How Austen and Ian Case went from singing Bible songs to playing local gigs
by Peter Duell
From recording albums at 14-years-old and playing in church groups to the off-the-beaten-trail bars of Spokane, siblings Ian (senior) and Austen (junior) Case, have traveled many roads in their musical journey.
At the age of seven, Austen began her passion for music that has lasted throughout her life by recording with a group of kids for a Bible album at her church. She continued through middle and high school, writing and playing music informally. Then at 16, she was approached by the man who produced the Bible album. He offered to record and produce her first solo album comprised of the music that she had been writing and playing through the years.
“[A local producer] approached me and offered to cover the financial end of the album,” Austen said. “We recorded my first album when I was 14 and then my second when I was 16.”
Ian’s story is different. While his sister was writing, playing and recording music, Ian was playing football or studying.
“Our family is very musical — our parents met because they were in a band together,” Ian said. “I always enjoyed singing and playing music. I just wasn’t as involved with it compared to Austen until later.”
Ian’s passion for music ignited when he asked his father to show him the chords to a particular song in his senior year of high school. He took those chords and wrote a song for a girl. He used the same chords to write a song after they broke up.
Though the relationship didn’t last, his love for music continued to grow, especially at Whitworth.
“My freshman year, I would just sit in my room in BJ and play guitar and sing with my buddies,” Ian said. “We loved to jam. I got together with my sister [Austen] and some other guys and we’d just play. At one point, someone said, ‘Let’s make this a band,’ and so we did. That was the beginning of Franklin.”
Franklin played together for about a year before they stopped playing and continued in separate ways.
“We did Franklin just for the joy of playing music with friends,” Ian said. “I’d bring something to the group and we’d just work it up.”
Austen felt the same way about the band’s experience playing together.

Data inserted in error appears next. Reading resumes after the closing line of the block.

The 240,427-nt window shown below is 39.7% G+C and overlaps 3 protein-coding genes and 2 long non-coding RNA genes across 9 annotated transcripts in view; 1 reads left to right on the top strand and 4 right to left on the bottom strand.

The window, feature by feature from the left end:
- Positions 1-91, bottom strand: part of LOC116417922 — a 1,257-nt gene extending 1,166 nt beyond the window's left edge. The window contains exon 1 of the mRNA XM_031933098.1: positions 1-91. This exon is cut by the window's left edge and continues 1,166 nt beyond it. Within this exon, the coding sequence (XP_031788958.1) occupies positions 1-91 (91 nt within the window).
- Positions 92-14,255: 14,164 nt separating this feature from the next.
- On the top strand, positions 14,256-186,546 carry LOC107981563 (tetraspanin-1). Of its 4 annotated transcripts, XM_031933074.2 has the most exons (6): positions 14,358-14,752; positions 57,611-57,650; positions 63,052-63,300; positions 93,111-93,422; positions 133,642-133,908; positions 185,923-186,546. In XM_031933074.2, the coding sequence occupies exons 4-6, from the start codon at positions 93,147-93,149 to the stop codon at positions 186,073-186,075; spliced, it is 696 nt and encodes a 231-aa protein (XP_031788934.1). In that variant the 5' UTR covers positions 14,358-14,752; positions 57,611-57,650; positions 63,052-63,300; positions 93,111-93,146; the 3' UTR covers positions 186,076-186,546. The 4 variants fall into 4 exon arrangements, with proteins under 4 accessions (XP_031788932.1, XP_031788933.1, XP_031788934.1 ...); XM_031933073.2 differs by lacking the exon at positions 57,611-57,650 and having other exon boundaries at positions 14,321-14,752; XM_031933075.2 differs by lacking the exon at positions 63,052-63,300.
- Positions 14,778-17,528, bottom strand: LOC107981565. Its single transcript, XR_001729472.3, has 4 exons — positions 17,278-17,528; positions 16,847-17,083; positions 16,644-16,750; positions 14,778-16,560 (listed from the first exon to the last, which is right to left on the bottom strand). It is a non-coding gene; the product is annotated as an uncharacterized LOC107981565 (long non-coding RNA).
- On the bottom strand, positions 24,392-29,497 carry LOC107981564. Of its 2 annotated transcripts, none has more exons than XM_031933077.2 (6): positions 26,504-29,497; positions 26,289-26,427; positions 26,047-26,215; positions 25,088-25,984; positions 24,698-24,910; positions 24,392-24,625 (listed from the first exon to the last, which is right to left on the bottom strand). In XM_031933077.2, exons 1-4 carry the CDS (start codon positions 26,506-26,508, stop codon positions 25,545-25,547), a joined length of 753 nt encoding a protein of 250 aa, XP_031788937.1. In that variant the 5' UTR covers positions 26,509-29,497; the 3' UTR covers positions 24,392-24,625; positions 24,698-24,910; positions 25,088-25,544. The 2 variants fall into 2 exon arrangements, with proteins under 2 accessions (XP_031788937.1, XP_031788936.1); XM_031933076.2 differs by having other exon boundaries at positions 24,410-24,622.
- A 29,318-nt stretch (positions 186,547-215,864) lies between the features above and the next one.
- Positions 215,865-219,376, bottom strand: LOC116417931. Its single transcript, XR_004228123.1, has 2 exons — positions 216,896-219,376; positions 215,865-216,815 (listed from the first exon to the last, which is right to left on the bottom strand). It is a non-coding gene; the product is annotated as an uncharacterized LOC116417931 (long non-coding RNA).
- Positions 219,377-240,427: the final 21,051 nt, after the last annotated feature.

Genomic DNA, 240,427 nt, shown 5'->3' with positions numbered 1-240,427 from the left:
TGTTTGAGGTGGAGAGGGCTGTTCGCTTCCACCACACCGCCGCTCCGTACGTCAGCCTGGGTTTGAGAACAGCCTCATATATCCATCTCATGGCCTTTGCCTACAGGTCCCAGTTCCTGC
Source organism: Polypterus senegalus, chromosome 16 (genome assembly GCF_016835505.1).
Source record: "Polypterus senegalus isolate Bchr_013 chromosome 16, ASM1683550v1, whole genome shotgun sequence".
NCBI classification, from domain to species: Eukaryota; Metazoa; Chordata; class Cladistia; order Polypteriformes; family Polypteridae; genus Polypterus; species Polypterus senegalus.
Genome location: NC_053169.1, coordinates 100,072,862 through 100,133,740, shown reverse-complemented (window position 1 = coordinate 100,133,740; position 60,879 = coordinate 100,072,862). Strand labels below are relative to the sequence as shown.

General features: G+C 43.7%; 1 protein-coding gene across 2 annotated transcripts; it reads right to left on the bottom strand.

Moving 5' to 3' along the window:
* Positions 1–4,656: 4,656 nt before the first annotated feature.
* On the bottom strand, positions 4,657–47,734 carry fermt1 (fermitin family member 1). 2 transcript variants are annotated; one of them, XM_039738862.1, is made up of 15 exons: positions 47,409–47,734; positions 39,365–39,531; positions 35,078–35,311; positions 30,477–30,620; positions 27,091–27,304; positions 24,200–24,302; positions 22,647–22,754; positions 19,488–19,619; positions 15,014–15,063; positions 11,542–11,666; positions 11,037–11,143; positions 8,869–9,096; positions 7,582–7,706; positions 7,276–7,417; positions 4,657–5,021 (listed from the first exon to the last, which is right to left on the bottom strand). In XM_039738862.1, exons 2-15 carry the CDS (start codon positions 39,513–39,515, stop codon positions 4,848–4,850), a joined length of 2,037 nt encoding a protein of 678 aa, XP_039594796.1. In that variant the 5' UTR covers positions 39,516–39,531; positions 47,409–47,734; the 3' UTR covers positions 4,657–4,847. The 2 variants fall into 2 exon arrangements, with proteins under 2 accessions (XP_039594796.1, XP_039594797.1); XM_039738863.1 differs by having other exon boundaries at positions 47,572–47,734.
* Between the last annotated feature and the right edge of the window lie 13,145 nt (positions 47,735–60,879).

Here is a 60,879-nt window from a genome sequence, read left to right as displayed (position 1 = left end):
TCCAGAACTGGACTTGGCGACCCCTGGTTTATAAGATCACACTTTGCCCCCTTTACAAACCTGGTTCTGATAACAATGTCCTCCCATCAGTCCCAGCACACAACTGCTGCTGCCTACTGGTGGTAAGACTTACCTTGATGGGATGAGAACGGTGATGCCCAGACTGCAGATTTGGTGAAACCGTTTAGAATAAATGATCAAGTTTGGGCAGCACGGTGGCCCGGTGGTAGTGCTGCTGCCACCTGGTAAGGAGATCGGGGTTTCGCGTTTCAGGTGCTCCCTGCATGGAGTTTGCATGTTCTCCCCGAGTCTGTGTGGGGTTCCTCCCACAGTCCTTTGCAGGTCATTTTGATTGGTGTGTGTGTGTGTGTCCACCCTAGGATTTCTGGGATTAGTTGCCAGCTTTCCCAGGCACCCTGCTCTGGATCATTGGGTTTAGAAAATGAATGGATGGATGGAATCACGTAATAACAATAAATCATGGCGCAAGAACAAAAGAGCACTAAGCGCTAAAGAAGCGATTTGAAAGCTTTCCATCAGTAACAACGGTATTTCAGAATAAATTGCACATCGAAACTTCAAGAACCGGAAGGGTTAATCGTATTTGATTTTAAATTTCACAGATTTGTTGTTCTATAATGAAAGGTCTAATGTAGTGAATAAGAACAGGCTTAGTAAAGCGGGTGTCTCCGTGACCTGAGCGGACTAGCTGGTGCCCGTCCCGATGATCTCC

“Franklin just happened so easily,” Austen said. “Playing with my brother is my favorite thing ever. We have this synergy. Sometimes it’s crazy, but I feel like I can release that with him.”
At times, Franklin would play at somewhat large venues, but it was the small intimate stages that made a lasting impression on the band. Jones Radiator, a small brick building, is one Franklin frequently played.
“We were basically playing for free beer, but we always loved being there and experiencing it,” Ian said.
Austin said Jones Radiator was her favorite place to play.
“The big venues are cool because you really feel the vibe of the music shared with all of those people, but the small places build intimacy with the audience,” Austen said. “I thrive on that.”
Music is a deeply rooted part of Austen’s and Ian’s lives. It is something that is more than just a band or free beer. It’s as much a part of them as their heart or lungs, Austen said.
“To me, music is the most tangibly shared form of art,” Ian said. “I love to find the romance in all things. The fullness of music is only made when shared with friends and other people.”
Austen said when she goes on stage she just tells her story.
“That is so important to me with music,” Austen said. “I believe we all have stories, and the way I express my stories is through music and sound.”
Ian and Austen still play together occasionally. Austen continues to play shows by herself locally around Spokane and in Coeur d’Alene.
Contact Peter Duell at firstname.lastname@example.org